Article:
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Jaeger says yes to pharmacy measure for circulation

BISMARCK — Sponsors of a proposed ballot measure that would change North Dakota’s pharmacy ownership law to allow national retailers such as Wal-Mart and Walgreens to operate pharmacies in the state can begin circulating their petition for signatures, Secretary of State Al Jaeger said Tuesday.

Jaeger has approved the petition format, and now the committee must gather at least 13,452 qualified signatures by Aug. 6 to place the measure on the Nov. 4 ballot.

The approved petition title states that the measure would amend state law “to remove the requirement that an applicant for a permit to operate a pharmacy must be a licensed pharmacist, a business controlled by licensed pharmacists, or a hospital pharmacy or postgraduate medical residency training program.”

North Dakota is the only state that requires pharmacies to be majority-owned by pharmacists who are licensed in the state.

Opponents of the law argue that lifting the ownership restriction would improve access, create more competition in the marketplace and reduce prescription drug prices. The North Dakota Pharmacists Association supports the existing law and contends it results in better access to pharmaceutical care, especially in rural areas, and hasn’t contributed to higher prescription drug prices.

North Dakotans for Lower Pharmacy Prices, the coalition of residents, health care professionals and businesses pushing the measure, released a statement Tuesday saying it will continue to work to build even more support across the state through its signature-gathering effort.

“As a physician, I’ve heard firsthand from my patients one of their main concerns is the rising cost of health care,” Dr. Eric Thompson of Bismarck, the coalition’s chairman, said in the statement. “North Dakotans are paying higher prices for their medication due to the current restrictive pharmacy law. This is an issue that needs to be addressed, and our proposal offers a solution that is in line with what a majority of North Dakotans want: more pharmacy options to better meet their needs.”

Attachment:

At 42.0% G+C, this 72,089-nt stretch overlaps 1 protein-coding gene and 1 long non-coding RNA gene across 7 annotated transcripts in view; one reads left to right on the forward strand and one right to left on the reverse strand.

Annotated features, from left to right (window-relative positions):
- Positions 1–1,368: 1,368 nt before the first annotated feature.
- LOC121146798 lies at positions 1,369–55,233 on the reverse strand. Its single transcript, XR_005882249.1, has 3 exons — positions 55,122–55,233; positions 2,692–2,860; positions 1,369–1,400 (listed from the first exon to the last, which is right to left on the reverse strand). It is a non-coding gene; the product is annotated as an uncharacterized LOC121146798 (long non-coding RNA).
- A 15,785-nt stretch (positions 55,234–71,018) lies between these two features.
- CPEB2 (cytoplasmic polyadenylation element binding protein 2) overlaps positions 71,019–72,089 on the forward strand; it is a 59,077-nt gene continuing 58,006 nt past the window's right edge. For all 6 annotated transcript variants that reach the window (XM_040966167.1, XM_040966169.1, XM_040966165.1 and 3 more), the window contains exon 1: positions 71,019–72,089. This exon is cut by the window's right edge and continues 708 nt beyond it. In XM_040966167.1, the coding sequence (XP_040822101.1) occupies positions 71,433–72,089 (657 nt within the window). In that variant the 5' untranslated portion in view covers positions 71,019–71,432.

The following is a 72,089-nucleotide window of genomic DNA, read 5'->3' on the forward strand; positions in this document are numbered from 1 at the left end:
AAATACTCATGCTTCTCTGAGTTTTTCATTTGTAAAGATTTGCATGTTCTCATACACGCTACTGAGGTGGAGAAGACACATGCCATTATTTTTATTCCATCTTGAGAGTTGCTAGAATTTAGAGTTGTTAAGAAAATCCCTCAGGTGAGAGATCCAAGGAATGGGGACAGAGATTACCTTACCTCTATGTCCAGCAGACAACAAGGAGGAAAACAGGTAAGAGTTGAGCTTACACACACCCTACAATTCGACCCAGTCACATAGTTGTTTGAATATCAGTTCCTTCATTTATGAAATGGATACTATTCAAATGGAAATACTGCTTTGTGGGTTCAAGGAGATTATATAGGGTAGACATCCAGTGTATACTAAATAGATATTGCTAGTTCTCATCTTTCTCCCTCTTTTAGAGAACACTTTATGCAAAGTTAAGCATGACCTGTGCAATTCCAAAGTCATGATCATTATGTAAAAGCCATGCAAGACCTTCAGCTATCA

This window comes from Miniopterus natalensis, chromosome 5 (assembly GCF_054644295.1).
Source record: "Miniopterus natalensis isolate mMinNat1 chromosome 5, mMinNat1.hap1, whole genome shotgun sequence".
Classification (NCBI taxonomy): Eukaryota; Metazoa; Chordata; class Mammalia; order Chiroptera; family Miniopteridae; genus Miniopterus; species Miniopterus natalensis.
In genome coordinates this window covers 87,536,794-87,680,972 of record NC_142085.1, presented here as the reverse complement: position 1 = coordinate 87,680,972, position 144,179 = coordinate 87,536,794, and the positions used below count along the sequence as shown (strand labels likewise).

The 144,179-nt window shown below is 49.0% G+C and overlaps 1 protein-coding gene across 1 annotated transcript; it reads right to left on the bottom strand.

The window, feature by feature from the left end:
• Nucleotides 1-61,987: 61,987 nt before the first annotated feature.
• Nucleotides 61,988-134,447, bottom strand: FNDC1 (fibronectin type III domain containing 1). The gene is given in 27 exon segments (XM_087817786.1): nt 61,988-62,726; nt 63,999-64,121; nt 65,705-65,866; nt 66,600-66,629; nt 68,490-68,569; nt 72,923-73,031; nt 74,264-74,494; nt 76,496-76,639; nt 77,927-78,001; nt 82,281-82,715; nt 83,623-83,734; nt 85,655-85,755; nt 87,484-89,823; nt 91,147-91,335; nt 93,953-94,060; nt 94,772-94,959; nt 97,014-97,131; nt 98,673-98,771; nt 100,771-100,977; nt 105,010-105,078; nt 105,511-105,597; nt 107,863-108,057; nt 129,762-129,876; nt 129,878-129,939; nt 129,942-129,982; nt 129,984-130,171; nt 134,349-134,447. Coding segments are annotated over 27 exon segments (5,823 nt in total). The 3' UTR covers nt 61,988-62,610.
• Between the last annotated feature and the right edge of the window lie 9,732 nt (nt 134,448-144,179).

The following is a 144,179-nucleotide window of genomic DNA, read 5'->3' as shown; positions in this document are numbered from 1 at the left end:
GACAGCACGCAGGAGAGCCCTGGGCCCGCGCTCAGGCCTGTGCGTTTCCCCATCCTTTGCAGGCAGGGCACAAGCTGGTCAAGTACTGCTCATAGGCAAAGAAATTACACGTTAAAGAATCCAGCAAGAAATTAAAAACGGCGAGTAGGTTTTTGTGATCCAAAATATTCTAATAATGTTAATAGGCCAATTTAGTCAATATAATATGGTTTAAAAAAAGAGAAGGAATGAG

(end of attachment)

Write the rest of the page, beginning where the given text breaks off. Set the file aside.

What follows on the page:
The group received a boost Tuesday when the Greater North Dakota Chamber announced its support for the group’s effort to change the law.

“As health care costs continue to rise across the nation, we believe residents of North Dakota want and need more access to pharmacy options,” chamber President and CEO Andy Peterson said in a news release. “When it comes to health care, North Dakotans should have the option of deciding what’s best for their families and themselves.”

Proponents gathered nearly 14,000 signatures for a similar measure in 2010, but Jaeger rejected the petitions because they weren’t circulated with the list of petition sponsors. At least five attempts to persuade the state Legislature to repeal the law also have failed, most recently in 2011.

A sponsoring committee member said last week that if they don’t meet the deadline for getting the measure on the November ballot, it could be brought forward at a subsequent election.

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